Meanwhile, some urban villages, like Ballard, are approaching their total development capacity under today’s land use regulations. It’s likely that there isn’t enough remaining development potential in Ballard to meet the legal requirement to provide 20 years of capacity. Over the past 20 years, 3,516 new dwelling units have been built in Ballard, of which 2,836 net new dwelling units were built in the past 10 years alone. And development isn’t slowing down; dozens of new projects are currently being planned or constructed. If this level of growth continues, it won’t be long before there aren’t any parcels in Ballard left to develop.

To its credit, the city is engaging in a process to determine how the central area of Ballard can be designed to absorb more growth through the Ballard Urban Design Framework. But Ballard is just one of many urban villages that have seen rapid growth, and like Roosevelt, Ballard’s urban design framework will likely need to be revisited sooner rather than later if growth continues at its current pace.

Displacement and Opportunity Index, courtesy of DPD.
Displacement and Opportunity Index, courtesy of DPD.

Double or nothing

Alternative 2 similarly offers no changes to the city’s urban center or urban village boundaries. Where it differs from Alternative 1 is its emphasis on urban centers, to the exclusion of urban villages and single-family residential areas. Alternative 2 would focus a staggering 66% of households in urban centers, while only 21% would be allocated to urban villages and 13% to single-family areas. Under this alternative, urban villages would absorb 10,000 fewer households than under Alternative 1, while urban centers would absorb 17,000 more.

On the face of it, Alternative 2 might seem like a great vision for the city. Urban centers have excellent access to jobs, high quality transit, city services, and shopping opportunities. Alternative 2 would concentrate growth in these well-connected areas, while relieving pressure on areas of the city at high risk for displacement, like Southeast and Northeast Seattle.

But there’s a catch. This level of concentrated growth would amplify the rate of change in the urban centers. As cheap, older buildings are cleared out to make way for new, expensive ones, it will become that much harder for anyone but the rich to afford to live in those areas. Lower-income households would be effectively shut out of the most vibrant and thriving parts of the city.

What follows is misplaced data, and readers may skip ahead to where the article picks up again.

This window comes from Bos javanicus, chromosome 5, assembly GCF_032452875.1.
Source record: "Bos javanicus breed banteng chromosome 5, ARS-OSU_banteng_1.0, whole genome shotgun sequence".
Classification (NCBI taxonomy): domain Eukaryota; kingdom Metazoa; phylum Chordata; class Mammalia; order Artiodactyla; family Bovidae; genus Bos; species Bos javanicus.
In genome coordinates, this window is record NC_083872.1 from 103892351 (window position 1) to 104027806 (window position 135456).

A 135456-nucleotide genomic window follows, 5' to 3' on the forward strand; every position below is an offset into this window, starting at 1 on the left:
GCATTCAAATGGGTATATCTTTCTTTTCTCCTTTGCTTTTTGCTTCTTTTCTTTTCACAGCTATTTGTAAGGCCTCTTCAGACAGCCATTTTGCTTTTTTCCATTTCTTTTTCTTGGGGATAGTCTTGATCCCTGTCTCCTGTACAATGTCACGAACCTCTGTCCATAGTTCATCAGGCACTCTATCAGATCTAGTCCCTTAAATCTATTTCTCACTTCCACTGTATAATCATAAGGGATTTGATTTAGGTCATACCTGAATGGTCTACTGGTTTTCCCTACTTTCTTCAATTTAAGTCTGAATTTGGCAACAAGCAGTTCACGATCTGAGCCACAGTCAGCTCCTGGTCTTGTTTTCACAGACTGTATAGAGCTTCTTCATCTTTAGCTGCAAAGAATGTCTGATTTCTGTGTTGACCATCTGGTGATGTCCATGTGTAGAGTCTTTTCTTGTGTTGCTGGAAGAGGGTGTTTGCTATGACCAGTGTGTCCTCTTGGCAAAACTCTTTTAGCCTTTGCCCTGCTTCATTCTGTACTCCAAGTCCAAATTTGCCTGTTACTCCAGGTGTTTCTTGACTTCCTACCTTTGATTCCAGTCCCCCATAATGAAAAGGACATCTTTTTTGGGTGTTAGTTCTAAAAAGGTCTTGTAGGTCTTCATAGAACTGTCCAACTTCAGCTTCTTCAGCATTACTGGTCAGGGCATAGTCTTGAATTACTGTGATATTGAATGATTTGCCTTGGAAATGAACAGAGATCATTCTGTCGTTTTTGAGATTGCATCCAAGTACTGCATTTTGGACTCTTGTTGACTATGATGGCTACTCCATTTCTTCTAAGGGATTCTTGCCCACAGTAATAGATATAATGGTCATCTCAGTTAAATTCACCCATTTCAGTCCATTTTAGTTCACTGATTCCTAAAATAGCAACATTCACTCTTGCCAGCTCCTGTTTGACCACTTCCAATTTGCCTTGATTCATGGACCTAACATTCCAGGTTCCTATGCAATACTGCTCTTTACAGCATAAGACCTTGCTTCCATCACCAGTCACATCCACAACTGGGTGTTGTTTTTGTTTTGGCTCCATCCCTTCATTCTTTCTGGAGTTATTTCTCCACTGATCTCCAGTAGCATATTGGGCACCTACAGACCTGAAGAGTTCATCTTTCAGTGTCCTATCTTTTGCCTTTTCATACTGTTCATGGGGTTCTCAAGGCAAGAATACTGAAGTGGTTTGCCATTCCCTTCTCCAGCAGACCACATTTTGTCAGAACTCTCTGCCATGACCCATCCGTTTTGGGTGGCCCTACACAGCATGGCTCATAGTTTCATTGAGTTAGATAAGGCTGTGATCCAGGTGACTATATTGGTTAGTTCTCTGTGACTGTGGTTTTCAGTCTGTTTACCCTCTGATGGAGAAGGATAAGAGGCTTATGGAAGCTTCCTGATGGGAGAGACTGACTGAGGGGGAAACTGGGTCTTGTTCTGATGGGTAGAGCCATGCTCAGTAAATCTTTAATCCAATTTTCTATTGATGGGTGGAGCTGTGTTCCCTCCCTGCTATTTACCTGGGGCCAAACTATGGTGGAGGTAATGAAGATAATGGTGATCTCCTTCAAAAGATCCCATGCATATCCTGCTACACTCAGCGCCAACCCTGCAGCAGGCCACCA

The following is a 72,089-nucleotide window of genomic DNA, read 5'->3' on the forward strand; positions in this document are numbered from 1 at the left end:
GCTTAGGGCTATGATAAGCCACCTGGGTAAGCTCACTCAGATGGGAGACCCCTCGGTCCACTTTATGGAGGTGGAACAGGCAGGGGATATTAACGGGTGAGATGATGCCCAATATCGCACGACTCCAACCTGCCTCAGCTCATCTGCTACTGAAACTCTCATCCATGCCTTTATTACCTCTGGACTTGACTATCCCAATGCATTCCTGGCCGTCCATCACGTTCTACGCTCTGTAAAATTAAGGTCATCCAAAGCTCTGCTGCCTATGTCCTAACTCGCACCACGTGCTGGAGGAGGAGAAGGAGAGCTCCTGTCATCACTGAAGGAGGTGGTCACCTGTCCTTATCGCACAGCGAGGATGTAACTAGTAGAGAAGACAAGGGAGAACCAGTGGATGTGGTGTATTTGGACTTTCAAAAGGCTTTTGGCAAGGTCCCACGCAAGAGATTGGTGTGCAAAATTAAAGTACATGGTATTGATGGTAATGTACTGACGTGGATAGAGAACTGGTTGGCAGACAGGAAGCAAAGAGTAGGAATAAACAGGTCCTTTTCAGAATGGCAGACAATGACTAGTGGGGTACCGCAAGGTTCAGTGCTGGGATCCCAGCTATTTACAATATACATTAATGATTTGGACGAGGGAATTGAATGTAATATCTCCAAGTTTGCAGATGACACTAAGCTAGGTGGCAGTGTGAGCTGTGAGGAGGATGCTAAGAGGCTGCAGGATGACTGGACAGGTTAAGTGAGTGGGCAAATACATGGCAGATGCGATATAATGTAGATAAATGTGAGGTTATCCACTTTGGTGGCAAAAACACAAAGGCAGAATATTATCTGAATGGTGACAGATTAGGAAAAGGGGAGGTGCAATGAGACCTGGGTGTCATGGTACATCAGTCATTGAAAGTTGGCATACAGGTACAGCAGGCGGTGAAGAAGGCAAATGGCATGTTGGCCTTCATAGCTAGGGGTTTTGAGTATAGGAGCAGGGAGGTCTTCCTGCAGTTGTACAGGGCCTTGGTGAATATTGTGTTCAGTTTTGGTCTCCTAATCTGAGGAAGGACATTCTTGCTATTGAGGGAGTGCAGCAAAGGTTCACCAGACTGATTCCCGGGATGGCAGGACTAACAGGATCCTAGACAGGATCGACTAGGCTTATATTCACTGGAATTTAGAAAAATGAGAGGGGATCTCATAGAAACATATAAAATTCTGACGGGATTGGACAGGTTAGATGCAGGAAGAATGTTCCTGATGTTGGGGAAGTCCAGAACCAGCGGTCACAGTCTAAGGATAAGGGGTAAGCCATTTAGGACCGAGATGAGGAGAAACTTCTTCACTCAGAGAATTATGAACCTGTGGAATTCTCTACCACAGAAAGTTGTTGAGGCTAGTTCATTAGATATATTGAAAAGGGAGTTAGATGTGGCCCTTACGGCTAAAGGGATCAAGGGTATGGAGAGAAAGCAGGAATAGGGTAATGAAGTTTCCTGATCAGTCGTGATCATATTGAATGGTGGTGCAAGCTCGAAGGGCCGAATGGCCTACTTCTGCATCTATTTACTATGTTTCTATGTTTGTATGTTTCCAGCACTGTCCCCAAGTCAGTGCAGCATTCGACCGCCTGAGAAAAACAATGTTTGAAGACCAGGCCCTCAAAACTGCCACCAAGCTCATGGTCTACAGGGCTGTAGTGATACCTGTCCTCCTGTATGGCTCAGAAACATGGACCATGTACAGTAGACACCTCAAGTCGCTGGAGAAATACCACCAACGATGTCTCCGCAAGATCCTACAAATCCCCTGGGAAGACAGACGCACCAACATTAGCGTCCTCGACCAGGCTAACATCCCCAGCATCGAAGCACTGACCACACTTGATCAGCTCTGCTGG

Additionally, despite fairly generous zoning in urban centers, there’s no guarantee that projects would come anywhere near the allowed limits. They certainly don’t today. It’s entirely possible that changes in the market could push developers to seek other types of development than high-rises. If this happens, development would essentially be unplanned.

South Lake Union is a clear demonstration of both of these problems. The neighborhood changed so quickly that it lost its low cost building, and yet many of the new projects didn’t maximize the neighborhood’s zoning capacity.

Transit-oriented displacement

Alternatives 3 and 4 are more ambitious in their approaches to growth in the city. Underlying both alternatives is the thesis that high-quality transit, like light rail and/or bus rapid transit, are key to expanding access to urban benefits. Both alternatives would expand the boundaries of urban villages near light rail stations at Rainier Beach, Othello, Mount Baker, Beacon Hill, and Roosevelt, and would establish new urban villages centered on the future Judkins Park and N 130th St stations. Alternative 4 would additionally expand urban village boundaries in Crown Hill, Ballard, Fremont, and Alaska Junction. Under both alternatives, the city would take steps to implement zoning and regulatory changes to facilitate urban development.